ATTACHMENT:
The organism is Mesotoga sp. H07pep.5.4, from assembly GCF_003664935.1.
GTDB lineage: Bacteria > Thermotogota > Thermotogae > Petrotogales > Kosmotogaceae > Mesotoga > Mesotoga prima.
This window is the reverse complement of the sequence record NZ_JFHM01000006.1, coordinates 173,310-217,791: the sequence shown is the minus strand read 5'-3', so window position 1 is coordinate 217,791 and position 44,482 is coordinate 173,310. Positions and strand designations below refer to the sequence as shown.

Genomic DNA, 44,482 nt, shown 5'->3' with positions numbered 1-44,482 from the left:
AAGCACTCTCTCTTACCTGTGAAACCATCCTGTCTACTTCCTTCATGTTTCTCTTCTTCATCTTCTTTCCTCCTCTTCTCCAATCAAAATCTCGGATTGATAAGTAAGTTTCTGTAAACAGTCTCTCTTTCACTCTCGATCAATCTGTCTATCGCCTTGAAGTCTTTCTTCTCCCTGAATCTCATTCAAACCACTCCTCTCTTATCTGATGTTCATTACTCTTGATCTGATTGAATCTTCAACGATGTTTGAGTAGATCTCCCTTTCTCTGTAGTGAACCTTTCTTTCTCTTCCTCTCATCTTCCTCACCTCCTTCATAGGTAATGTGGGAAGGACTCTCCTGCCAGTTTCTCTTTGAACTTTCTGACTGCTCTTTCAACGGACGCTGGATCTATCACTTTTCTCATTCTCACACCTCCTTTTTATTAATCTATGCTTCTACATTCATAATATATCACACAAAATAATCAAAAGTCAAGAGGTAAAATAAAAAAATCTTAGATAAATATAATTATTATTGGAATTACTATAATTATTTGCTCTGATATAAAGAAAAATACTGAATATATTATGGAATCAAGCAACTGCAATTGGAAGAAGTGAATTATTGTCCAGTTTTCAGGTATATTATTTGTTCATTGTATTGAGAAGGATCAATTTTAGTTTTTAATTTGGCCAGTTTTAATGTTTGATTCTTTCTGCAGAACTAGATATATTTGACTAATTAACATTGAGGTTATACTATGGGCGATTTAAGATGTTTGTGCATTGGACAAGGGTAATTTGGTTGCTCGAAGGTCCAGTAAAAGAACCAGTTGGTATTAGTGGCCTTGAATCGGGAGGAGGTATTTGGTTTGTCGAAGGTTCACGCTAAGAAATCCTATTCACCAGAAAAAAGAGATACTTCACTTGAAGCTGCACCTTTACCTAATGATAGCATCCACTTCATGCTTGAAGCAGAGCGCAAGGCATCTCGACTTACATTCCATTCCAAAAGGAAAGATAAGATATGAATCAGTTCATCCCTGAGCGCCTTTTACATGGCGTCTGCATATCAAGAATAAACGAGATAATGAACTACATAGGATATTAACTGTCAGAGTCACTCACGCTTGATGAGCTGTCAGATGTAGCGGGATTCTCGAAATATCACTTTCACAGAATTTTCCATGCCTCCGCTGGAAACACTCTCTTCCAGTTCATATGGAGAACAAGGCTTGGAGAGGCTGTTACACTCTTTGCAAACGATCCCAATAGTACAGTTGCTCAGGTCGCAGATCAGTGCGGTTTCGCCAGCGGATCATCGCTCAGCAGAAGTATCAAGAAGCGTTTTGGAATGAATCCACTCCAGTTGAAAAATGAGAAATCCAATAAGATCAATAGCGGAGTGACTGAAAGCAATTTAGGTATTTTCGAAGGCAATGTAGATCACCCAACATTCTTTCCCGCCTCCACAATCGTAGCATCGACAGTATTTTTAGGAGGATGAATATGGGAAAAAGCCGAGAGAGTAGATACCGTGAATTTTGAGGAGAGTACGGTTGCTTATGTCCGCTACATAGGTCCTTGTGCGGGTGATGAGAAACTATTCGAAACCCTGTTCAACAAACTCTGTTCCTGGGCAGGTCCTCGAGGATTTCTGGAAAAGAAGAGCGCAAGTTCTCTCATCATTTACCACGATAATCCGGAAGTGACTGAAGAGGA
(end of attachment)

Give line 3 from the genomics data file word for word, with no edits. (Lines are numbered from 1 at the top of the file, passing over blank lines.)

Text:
This window is the reverse complement of the sequence record NZ_JFHM01000006.1, coordinates 173,310-217,791: the sequence shown is the minus strand read 5'-3', so window position 1 is coordinate 217,791 and position 44,482 is coordinate 173,310. Positions and strand designations below refer to the sequence as shown.